I've received a number of emails from citizens concerned about the revaluation of property that is currently underway in Orange County. Many worry that the revals will lead to significant jump in the taxes they'll pay this year. The level of discomfort seems to be higher this year than in years past due to the current economic downtown and the stresses the recession is placing on our citizens. It's not hard to understand why; we're all worried about the economy and what the future holds.
Orange County, like all counties in North Carolina, periodically revalue property. This is done to keep up with changes in values so properties can be taxed appropriately. It's standard operating procedure and a necessary responsibility of local government.
Here's how we can help taxpayers deal with the new property values:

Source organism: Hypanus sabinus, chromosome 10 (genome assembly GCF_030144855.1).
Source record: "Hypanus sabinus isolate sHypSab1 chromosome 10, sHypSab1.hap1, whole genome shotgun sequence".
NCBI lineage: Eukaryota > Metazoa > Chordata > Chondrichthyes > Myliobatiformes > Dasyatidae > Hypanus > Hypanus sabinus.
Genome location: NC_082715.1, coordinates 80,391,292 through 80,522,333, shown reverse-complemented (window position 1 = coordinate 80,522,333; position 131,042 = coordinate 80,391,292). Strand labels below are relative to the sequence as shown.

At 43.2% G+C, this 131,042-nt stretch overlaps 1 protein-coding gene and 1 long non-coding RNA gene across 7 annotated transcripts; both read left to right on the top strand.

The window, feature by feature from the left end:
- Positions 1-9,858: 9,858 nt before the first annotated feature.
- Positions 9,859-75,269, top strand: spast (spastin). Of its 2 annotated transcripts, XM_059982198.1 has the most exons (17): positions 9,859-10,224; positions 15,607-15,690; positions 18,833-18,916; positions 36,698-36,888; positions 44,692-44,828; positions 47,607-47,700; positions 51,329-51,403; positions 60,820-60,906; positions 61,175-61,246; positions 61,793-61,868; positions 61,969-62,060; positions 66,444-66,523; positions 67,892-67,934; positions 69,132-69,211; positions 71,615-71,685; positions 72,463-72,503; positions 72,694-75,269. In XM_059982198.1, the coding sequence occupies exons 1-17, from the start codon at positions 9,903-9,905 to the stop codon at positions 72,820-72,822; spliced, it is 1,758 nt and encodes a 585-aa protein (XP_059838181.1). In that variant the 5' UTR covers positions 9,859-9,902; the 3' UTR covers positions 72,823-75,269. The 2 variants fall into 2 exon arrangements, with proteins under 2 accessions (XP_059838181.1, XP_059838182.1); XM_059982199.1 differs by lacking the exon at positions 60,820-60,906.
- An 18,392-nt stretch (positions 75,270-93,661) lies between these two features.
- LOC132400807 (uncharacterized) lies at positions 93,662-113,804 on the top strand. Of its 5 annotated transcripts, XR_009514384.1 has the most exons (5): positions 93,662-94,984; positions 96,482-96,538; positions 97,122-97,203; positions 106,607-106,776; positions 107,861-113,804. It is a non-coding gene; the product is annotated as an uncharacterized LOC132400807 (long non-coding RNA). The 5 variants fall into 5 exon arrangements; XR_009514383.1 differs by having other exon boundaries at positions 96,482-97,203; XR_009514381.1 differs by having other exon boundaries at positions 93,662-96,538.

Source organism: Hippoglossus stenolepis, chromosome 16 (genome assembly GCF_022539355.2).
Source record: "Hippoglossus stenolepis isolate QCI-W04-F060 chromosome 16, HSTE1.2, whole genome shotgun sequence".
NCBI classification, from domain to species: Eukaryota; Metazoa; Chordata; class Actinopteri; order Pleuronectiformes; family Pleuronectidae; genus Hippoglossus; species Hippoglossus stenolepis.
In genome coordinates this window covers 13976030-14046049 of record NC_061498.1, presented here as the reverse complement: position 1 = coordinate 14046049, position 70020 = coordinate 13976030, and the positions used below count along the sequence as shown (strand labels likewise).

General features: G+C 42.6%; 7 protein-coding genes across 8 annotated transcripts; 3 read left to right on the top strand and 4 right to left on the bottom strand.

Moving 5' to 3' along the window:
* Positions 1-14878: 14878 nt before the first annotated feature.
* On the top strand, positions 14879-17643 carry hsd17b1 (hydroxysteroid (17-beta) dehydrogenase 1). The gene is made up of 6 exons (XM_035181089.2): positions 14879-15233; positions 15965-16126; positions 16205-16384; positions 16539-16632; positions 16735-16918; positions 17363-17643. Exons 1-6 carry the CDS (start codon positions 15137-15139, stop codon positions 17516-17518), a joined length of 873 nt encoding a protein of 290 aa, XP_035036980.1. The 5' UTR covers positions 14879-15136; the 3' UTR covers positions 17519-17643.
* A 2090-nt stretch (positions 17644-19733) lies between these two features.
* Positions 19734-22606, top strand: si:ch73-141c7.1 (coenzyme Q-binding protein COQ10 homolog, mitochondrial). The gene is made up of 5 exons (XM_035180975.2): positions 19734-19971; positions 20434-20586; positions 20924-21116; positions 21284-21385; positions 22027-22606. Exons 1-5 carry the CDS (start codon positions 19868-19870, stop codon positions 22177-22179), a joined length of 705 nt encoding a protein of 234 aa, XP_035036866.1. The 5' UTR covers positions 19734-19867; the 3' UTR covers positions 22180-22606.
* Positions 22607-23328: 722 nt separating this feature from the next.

The County Commissioners, as well as town leaders, should lower property tax rates this year to reflect the increased values. What local governments have done in the past, and I certainly support it, is to lower the tax overall tax rate to a level that would bring in the same amount of money as would be raised under last year's property tax values.
This would mean that the average tax payer would pay the same property tax they paid last year. In other words, they new rate might be, say, 87 cents instead of our current 99 cents. But based on the new valuations you'd pay, on average, the same amount in property taxes as you paid last year. Now, I need to be completely clear. On average tax-payers would pay the same amount as last year. But some properties rose in value more than others. So, some tax payers might pay a little bit more and some a bit less.
The BoCC hasn't made a decision yet, but I fully expect us to lower the tax rate this year to reflect increased values. It's the only fair thing to do.